Here is a look at some of the stories CNN plans to cover this week:
Congress takes on the GSA
Multiple U.S. congressional committees are expected to hold hearings this week on allegedly wasteful spending at the General Services Administration, following reports of a lavish 2010 conference of GSA workers that prompted taxpayer and bipartisan congressional outrage.
An inspector general's report issued this month detailed the $820,000 conference, prompting the resignation of GSA chief Martha Johnson and the dismissal of other high-ranking officials at the GSA, which acts as a real estate agency for the federal government. Congressional investigators also are accusing the GSA of violating its employee gift limit with rewards of iPods, digital cameras and other electronics.
The Republican-led House Oversight and Government Reform Committee scheduled a hearing for this week and has asked the GSA to deliver information about previous conferences, including their cost, a committee spokeswoman said. Also expected to hold hearings on the GSA this week are the Republican-led House Transportation and Infrastructure Committee and the Democratic-led Senate Environment and Public Works Committee.
Senate could consider Buffett Rule tax proposal for millionaires
The Democratic-controlled Senate this week could start considering legislation based on President Barack Obama's Buffett Rule proposal, which would impose a minimum 30% tax rate on people who earn more than $1 million.
Monday's Boston Marathon may not be as crowded as some had anticipated with temperatures expected to approach 90 degrees.
The Boston Athletic Association is allowing runners to defer their entry into the race until the 2013 marathon as a way of discouraging some from taking on what could be dangerously hot weather.
Watch the video to see who race officials are doing to prepare for the heat and what advice they're giving to even the most seasoned marathoner who decides not to take the day off.
Government helicopters pounded the besieged city of Homs from the sky, opposition activists said Sunday, three days after a so-called cease-fire in Syria.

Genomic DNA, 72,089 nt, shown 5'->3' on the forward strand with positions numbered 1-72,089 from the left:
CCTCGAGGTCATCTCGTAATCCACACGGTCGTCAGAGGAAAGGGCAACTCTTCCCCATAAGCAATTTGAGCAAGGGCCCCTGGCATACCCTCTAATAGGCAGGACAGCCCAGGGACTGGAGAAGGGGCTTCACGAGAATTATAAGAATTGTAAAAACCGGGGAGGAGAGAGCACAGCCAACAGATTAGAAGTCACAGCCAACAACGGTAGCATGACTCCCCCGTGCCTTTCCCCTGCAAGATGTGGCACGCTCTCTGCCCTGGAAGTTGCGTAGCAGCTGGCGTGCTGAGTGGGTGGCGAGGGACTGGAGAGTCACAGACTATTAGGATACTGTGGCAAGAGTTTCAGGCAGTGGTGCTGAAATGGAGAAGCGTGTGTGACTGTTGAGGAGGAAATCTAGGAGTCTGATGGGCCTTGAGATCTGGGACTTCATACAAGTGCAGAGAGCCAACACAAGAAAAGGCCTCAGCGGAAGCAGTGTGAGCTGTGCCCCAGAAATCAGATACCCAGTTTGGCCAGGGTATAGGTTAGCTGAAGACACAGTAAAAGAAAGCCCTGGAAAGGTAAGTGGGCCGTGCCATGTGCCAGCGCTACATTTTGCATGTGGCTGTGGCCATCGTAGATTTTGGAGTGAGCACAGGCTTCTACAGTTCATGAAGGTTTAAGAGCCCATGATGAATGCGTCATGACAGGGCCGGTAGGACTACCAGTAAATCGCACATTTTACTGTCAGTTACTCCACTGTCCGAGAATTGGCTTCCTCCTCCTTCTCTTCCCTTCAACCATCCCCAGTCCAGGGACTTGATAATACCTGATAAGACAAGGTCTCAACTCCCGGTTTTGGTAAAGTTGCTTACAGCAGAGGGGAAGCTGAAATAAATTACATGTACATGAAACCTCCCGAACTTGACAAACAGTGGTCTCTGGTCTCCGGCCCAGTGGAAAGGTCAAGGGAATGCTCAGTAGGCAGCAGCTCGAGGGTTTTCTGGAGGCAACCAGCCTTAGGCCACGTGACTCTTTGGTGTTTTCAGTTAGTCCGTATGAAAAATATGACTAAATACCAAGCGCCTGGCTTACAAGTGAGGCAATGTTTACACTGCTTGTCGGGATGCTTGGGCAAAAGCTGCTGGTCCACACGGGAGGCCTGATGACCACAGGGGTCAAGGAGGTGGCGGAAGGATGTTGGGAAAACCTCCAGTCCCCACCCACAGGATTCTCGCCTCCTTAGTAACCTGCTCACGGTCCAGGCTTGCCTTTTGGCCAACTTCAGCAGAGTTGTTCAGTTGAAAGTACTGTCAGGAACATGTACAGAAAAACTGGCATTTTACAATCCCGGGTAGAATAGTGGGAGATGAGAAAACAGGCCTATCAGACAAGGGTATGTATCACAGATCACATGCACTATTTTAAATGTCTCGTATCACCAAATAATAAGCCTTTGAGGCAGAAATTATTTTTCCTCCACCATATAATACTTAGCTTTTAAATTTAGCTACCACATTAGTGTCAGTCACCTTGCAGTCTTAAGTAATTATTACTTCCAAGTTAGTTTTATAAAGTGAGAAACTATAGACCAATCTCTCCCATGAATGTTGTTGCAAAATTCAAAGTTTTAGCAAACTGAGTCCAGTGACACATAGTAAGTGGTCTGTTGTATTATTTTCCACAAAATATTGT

In addition, "one bomb is being shelled every 10 minutes from the military academy, aiming at al-Wair neighborhood in Homs," said the Local Coordination Committees of Syria, a network of opposition activists.
At least nine people died across Syria on Sunday, including six in Homs, said the opposition Syrian Network for Human Rights. Two died in Aleppo a day after they were injured when regime forces opened fire at a funeral procession, the group said.
The latest reports of violence came three days after a deadline to stop the bloodshed and one day after the U.N. Security Council voted unanimously to authorize unarmed observers to travel to Syria to monitor the shaky cease-fire.FULL STORY
Authorities in northern Pakistan were looking for 384 inmates who escaped from a prison early Sunday morning after 300 Taliban militants raided it.
The attack took place in the city of Bannu in northwest Pakistan, an area known for a heavy militant presence.
Iftikhar Khan, a senior police official in Bannu, said the attack lasted more than two hours and wounded three prison officials.
Of the 944 prisoners the facility held, 384 escaped, he said. Among them were two who were awaiting execution.
One, Adnan Rashid, had been found guilty in the attempted murder of former President Pervez Musharraf in 2003. The other, Safi Ullah, was convicted of several bombings in northern Pakistan in recent years, officials said.
The Pakistani Taliban claimed responsibility for the attack, according to Aasim Mehsud, a spokesman for the group in South Waziristan.FULL STORY